A week after she became professional wrestling’s Public Enemy Number One for seemingly injuring another luchadora on purpose, Mexican wrestler Sexy Star has broken her silence in a long statement posted to her Twitter account over Labor Day Weekend. In it, the woman born Dulce Garcia seems to throw blame at everyone but herself for the incident, as well as doubling down on a victim narrative–both with regards to social media “abuse” and media coverage of the event–that seeks to frame the whole thing as a misunderstanding of the kind common in wrestling.
Reddit user Telescopy went through and translated the full statement, and it is a doozy. Curiously, Sexy Star never refers to any of her opponents in the four-way match by name; Rosemary, the wrestler she injured, is called “the North American wrestler” throughout (she’s Canadian). According to Sexy Star, because Rosemary was seen walking off under her own power, it meant that the injury has been overblown on social media. She also states that after the match she went over to talk to Rosemary (previous reports said that AAA made her apologize), and that she noticed no paramedics attending to Rosemary: “There were no paramedics or anybody else attending to her. There was a stretcher, which is standard protocol when there are suspicions of injury, but she wasn’t even sitting on it which made me feel relieved because I saw with my own eyes that she was fine, that she wasn’t injured.”
It makes sense that Sexy Star would both throw blame off herself and focus on backstage moments where the public wasn’t around; however, one thing she never addresses (and in fact contradicts in the statement) is what happened in the ring. Sexy Star claims that she was told to finish the match with the armbar, as it’s one of the safest moves in wrestling when done correctly. She also states that she held the hold until the ref stopped the match, then let go. Those two statements are true, but what she ignores–and what is clearly visible to anyone watching the video of the incident–is that Sexy Star applies the hold again afterwards, and yanks the arm harder than she had previously; by all accounts, this is the moment when Rosemary was injured (an injury that is less serious than first expected, as the tricep tear that was feared has been confirmed to be a strained bicep and tricep).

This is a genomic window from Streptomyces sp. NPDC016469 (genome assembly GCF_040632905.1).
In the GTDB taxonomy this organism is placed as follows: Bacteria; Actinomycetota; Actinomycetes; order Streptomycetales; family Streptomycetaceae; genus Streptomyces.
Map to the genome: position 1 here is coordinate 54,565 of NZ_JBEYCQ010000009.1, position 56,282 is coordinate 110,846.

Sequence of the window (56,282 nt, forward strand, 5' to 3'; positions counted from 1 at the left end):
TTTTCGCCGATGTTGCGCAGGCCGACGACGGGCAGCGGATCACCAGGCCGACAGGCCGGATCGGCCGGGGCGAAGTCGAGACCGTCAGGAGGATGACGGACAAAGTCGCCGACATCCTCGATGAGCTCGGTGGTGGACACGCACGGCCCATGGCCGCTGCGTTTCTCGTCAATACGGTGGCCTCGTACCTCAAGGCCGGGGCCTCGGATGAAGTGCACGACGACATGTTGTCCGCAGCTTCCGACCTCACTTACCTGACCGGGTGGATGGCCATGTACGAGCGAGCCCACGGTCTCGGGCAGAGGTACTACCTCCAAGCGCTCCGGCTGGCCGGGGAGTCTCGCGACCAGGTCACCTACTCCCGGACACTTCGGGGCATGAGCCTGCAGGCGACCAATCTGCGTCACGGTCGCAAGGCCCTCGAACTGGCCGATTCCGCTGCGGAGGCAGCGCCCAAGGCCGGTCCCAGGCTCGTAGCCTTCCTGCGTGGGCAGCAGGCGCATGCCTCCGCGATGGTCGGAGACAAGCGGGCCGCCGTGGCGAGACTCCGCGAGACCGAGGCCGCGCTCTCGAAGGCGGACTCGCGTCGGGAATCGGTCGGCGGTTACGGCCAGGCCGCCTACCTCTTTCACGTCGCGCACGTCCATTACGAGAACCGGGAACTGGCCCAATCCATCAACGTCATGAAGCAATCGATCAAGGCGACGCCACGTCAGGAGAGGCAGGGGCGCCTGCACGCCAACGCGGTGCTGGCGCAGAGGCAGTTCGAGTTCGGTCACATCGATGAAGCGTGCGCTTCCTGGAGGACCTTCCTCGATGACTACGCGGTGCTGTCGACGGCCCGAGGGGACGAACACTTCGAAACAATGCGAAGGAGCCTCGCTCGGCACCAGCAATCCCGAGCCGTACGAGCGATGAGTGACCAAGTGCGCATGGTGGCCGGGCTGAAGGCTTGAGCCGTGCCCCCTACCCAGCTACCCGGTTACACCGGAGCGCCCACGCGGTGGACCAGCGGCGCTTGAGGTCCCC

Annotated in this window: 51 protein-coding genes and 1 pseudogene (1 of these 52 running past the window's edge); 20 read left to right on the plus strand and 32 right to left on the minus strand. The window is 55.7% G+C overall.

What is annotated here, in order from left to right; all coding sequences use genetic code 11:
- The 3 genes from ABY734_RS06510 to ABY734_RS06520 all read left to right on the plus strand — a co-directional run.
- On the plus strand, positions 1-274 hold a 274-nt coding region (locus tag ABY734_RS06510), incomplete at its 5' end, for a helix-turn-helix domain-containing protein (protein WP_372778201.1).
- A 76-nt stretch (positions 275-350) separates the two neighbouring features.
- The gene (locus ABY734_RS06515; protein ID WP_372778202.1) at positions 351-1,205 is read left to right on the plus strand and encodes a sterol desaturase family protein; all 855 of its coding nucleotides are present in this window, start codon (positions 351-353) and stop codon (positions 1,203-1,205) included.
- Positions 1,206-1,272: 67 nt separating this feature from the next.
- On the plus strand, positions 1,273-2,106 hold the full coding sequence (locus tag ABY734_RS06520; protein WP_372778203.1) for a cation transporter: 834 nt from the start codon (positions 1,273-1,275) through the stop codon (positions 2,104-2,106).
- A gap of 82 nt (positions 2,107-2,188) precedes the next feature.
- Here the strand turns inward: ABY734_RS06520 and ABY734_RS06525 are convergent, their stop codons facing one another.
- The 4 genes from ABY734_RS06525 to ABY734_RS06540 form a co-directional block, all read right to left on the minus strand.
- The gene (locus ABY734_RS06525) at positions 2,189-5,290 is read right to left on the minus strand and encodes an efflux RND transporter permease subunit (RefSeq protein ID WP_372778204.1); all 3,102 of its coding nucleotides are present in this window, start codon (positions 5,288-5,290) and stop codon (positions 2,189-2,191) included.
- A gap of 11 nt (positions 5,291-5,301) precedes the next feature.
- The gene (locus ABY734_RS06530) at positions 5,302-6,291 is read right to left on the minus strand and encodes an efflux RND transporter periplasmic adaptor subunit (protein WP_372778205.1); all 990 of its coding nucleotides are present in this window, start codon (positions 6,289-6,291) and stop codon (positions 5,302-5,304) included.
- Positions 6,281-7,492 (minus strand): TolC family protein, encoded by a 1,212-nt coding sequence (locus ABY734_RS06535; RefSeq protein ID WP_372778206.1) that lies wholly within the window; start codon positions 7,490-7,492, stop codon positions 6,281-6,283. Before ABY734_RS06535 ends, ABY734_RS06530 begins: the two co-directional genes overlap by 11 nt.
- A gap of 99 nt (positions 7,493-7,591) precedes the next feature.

Instead of even addressing it, Sexy Star decided to throw blame at “North American” wrestlers spreading Rosemary’s claim that she was purposefully injured, and even takes the opportunity to channel a certain President in decrying the “media that weren’t there that night, media that didn’t cover the event, media that doesn’t even work in Mexico.” Yes, “fake news” appears to be her last line of defense here. Unfortunately for her, there is very clear evidence that, at the very least, she’s not telling the full truth in her statement; at worst, she’s deliberately lying to save face after going viral for injuring Rosemary.
For their part, AAA had been silent until late Sunday night, when they tweeted out that Sexy Star’s Reina de Reinas title had been declared vacant. The initial reaction was positive for the company, and probably one that they needed, as this entire situation was a PR nightmare for them.
However, after the first wave of praise washed over social media, a smaller rumbling of cynicism began to sweep through; AAA has, in the past, protected Sexy Star by vacating the title twice, and it’s certainly possible that they are doing the same now; after all, the current #1 contender for the belt is Lady Shani, who allegedly also went rogue on Sexy Star during the match. Could it be that AAA is helping their crown jewel avoid what could be a very real ass-beating in order to set up a redemption storyline down the line? It, sadly, would not be out of character for the company; one need only look at the Taya incident from earlier this summer to see how they have use the “vacate the belt” tactic for less-than-reputable reasons.
Continuing on that, the company announced a five-way match for the vacant Reina de Reinas title, which features Lady Shani; if she does not win the belt there, it would appear to be further evidence that the company is just avoiding a Shani-Sexy Star match that could bring them even more negative press, in Mexico and abroad. Or, perhaps, the company truly is in conflict with Sexy Star’s version of the TripleMania events, and is punishing her appropriately. That would be a first for the Mexican promotion, but it would be a step in the right direction towards guaranteeing the safety of its workers.